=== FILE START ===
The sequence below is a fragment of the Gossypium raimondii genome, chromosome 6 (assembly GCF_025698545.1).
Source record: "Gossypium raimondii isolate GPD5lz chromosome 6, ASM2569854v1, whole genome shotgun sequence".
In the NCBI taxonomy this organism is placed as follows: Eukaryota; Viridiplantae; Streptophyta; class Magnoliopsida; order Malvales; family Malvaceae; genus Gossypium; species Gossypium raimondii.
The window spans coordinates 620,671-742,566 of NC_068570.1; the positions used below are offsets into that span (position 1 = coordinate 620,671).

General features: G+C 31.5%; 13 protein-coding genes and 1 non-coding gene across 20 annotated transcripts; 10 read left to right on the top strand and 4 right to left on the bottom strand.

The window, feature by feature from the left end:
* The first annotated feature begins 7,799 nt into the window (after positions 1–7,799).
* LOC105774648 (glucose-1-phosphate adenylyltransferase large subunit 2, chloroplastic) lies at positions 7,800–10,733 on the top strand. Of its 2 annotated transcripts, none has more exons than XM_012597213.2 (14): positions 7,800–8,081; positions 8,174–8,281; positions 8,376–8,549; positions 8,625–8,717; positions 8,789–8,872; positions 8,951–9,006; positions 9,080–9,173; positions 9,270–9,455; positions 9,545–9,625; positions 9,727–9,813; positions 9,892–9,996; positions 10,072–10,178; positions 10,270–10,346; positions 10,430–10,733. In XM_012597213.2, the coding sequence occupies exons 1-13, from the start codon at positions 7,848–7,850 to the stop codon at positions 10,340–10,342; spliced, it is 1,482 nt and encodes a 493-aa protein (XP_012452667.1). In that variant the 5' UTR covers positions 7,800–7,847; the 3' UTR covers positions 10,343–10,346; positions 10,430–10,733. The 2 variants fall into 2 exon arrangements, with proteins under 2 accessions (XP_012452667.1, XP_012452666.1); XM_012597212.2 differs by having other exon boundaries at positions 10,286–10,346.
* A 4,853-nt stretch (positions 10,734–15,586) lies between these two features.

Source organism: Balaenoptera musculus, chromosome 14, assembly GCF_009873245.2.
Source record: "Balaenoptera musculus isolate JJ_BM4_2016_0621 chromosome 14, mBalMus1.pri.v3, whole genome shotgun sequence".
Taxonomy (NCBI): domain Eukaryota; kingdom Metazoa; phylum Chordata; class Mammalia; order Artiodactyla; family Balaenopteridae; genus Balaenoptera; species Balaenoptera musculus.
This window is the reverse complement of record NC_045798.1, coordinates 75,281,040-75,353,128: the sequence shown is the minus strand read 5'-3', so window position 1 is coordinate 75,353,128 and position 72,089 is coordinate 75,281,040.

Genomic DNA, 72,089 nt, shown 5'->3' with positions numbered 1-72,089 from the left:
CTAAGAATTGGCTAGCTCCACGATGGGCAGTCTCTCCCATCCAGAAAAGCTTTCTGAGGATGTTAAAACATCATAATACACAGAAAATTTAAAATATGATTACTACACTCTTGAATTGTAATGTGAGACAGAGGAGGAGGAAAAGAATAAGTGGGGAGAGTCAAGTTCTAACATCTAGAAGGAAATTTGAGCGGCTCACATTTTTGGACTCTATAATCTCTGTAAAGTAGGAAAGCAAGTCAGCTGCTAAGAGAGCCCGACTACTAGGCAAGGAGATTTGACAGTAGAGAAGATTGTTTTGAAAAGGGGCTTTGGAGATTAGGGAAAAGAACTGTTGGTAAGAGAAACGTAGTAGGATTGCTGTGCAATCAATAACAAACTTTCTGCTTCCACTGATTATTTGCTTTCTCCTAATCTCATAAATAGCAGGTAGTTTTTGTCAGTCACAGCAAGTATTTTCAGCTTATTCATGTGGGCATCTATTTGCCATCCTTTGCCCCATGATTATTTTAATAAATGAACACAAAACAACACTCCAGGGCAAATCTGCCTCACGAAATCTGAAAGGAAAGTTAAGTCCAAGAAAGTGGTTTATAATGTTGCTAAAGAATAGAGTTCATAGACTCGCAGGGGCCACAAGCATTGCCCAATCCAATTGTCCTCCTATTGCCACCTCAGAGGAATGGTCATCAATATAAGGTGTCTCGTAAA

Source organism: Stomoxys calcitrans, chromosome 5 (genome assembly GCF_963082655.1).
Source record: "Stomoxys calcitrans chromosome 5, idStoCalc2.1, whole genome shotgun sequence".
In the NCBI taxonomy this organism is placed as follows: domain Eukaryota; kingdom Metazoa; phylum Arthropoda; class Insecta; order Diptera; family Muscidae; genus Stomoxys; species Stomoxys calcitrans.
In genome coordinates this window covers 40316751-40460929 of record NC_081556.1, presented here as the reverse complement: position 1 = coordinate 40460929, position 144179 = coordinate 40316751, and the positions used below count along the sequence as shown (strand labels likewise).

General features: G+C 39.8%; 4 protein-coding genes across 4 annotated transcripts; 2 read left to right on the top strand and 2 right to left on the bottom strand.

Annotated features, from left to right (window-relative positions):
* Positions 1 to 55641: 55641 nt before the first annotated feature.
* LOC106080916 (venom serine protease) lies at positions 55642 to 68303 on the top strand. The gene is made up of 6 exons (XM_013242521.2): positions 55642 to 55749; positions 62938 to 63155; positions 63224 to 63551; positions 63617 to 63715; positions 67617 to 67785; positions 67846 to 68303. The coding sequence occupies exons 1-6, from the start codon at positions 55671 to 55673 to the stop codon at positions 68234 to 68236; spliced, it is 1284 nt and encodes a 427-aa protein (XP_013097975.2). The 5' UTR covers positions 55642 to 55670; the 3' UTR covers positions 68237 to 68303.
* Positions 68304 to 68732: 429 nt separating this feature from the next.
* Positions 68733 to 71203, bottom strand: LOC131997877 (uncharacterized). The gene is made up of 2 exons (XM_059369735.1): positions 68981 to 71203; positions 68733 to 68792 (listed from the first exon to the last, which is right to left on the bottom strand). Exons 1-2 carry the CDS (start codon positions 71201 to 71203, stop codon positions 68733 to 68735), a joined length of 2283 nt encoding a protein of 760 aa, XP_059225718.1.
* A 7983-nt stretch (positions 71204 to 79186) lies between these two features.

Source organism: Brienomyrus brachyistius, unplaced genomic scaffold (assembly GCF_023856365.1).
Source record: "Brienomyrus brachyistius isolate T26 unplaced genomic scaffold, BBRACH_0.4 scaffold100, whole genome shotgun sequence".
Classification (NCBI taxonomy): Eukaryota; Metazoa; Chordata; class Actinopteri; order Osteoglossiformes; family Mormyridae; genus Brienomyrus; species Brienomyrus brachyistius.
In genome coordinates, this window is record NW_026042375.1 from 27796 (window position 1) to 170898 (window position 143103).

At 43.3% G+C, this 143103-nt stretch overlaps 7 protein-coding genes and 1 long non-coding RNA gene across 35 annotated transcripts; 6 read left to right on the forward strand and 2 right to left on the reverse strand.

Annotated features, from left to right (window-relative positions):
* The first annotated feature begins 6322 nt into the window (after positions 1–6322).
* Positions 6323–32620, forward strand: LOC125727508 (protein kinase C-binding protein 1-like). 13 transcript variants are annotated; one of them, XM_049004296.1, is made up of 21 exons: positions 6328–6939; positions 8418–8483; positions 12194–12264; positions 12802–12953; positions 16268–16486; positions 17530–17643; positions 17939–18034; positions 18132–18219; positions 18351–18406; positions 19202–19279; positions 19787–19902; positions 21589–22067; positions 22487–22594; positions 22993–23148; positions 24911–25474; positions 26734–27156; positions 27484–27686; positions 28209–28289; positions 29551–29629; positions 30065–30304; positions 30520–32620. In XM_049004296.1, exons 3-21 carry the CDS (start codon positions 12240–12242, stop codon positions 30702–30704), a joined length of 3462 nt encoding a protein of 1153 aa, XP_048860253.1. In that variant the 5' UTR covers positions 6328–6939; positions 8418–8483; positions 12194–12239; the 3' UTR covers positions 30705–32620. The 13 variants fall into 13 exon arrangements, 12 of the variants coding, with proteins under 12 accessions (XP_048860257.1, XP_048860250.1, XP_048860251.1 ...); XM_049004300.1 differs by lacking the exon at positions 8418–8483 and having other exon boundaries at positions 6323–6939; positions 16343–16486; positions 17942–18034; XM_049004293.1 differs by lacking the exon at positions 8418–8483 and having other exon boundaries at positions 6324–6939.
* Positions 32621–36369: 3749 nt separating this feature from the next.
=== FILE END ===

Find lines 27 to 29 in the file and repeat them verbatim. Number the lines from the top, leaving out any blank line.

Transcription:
Source organism: Brienomyrus brachyistius, unplaced genomic scaffold (assembly GCF_023856365.1).
Source record: "Brienomyrus brachyistius isolate T26 unplaced genomic scaffold, BBRACH_0.4 scaffold100, whole genome shotgun sequence".
Classification (NCBI taxonomy): Eukaryota; Metazoa; Chordata; class Actinopteri; order Osteoglossiformes; family Mormyridae; genus Brienomyrus; species Brienomyrus brachyistius.